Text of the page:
One rancher came out with a battery, jumper cable, food, bedroll and clothes. There were so many items the pilot was not sure he could get off the ground with everything loaded. This rancher just wanted to be dropped off and left with no intentions of getting picked up and returning.
The Deckers and Jiffy Trip were helpful in providing fuel for transportation to and from the airport for the pilots. They also assisted in getting groceries and some supplies rounded up for delivery by helicopter to those in need. Wayne would pick those up on his way to the airport each morning.
Stranded people were picked up who required medical attention including a mother-to-be with a baby on the way. Fuel, food, and supplies were flown to those in need as well. If the snow could not be cleared for landing, instructions would be given to lay out a couple of ladders in the snow for the helicopters to land on. This helped keep the helicopter from sinking while people were climbing in or out.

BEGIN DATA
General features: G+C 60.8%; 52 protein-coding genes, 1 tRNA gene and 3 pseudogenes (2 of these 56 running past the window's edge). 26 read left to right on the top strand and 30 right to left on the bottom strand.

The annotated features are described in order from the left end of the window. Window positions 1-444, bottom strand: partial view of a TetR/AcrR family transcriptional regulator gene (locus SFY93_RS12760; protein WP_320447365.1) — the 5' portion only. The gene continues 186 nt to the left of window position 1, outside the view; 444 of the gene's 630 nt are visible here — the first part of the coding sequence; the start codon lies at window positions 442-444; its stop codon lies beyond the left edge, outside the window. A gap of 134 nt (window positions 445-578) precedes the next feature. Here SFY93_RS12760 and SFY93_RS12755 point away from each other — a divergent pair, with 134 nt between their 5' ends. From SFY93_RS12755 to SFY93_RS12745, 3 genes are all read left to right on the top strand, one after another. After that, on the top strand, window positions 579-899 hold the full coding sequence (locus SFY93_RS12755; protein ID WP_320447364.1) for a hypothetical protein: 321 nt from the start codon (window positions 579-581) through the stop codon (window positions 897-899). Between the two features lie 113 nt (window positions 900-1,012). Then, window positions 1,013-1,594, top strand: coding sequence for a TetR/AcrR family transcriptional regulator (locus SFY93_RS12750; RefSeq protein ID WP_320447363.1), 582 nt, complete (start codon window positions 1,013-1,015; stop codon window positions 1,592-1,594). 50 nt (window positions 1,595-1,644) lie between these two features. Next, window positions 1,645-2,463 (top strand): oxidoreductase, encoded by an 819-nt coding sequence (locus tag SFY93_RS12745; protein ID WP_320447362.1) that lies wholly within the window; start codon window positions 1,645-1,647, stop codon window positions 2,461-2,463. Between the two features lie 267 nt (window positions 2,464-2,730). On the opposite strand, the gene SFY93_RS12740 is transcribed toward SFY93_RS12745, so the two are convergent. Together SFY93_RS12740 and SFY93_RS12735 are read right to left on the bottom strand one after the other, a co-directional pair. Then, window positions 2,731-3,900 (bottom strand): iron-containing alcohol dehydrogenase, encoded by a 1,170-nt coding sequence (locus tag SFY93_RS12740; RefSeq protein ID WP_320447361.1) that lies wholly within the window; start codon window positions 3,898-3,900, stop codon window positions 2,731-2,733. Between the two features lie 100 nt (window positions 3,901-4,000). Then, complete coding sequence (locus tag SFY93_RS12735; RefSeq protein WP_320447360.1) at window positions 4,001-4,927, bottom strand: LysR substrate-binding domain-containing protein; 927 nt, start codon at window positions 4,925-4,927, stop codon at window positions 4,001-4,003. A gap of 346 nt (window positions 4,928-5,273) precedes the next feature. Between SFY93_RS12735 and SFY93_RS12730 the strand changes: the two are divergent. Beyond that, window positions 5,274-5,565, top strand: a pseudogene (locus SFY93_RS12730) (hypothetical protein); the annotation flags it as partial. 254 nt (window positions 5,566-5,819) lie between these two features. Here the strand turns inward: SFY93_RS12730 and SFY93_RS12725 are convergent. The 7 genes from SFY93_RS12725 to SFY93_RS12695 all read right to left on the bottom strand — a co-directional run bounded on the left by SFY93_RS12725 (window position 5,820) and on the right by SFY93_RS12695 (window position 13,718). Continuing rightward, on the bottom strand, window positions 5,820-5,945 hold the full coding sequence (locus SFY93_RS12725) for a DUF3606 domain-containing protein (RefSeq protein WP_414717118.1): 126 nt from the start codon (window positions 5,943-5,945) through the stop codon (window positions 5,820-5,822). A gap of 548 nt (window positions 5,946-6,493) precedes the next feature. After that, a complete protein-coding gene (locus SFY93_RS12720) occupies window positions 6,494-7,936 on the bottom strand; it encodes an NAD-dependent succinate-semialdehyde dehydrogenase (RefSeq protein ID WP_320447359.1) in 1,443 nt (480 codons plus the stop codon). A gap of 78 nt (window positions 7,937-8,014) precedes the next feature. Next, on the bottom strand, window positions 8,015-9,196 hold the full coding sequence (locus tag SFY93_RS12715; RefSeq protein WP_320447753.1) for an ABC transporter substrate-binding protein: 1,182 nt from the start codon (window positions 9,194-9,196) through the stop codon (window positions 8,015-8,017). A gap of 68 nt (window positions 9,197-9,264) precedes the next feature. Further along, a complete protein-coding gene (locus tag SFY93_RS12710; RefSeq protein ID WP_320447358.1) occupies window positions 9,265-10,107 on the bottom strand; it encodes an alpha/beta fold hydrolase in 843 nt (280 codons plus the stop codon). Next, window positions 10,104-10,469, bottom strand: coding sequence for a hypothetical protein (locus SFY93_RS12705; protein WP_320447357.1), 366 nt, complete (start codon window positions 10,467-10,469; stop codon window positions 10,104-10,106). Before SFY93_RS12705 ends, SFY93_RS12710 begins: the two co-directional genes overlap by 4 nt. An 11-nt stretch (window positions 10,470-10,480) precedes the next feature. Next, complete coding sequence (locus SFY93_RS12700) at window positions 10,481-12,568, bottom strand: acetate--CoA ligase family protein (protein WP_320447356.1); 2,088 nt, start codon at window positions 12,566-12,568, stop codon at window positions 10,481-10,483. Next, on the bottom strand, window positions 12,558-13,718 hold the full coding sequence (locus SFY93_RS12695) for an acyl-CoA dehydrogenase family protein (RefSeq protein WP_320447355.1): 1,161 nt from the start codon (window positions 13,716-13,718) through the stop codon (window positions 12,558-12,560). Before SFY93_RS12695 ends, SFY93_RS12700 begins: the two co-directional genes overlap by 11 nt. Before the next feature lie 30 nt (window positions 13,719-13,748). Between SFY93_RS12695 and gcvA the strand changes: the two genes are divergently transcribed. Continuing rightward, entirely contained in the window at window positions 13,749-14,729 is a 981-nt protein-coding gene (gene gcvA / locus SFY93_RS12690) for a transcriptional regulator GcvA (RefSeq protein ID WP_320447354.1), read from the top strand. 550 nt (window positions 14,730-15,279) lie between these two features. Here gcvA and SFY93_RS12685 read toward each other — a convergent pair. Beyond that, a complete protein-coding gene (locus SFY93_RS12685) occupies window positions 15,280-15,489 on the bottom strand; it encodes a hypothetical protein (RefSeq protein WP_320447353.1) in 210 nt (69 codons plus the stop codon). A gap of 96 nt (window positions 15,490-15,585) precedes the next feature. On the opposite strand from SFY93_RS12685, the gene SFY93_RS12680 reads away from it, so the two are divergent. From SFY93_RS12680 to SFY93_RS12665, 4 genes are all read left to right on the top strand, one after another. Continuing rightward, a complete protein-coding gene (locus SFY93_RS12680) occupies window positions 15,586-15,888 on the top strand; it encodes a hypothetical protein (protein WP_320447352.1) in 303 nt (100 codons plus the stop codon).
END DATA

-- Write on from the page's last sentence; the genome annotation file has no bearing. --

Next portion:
One county commissioner called and asked how many gallons of diesel plus a catskinner could be hauled in a helicopter. Wayne figured 15-20 gallons plus the catskinner. So a cargo rack was installed on a helicopter. Wayne flew the county employee about 20 miles northwest of Alva to where the bulldozer was located. The man's job was to bulldoze a road from where the machine was sitting to Alva. Wayne landed the helicopter and helped fuel the bulldozer. The helicopter was left running for fear it would not start again. Wayne stayed until the bulldozer got started, running, and moving. The pilots kept tab on the bulldozer's progress as they flew their operations.
Eventually a National Guard Chinook flew in to be used to feed cattle. The snow had been heavy and wet but when that Chinook came in for the first time it cleared loose snow (and other objects) for 100 feet around the helicopter pad! The National Guard used the Kinzie helicopter pad for operations and slept in the Kinzie hangar at night as it was heated and had a restroom. Mike Hellman who had recently returned from Vietnam and was an employee of Kinzie's stayed with them to assist.
Every evening when done for the day the pilots, Wayne, and Beverly would get together to make sure everyone who had been taken out was picked back up and brought in. They would also plan for the next morning. Through the entire event every pilot and helicopter had performed well with no mishaps.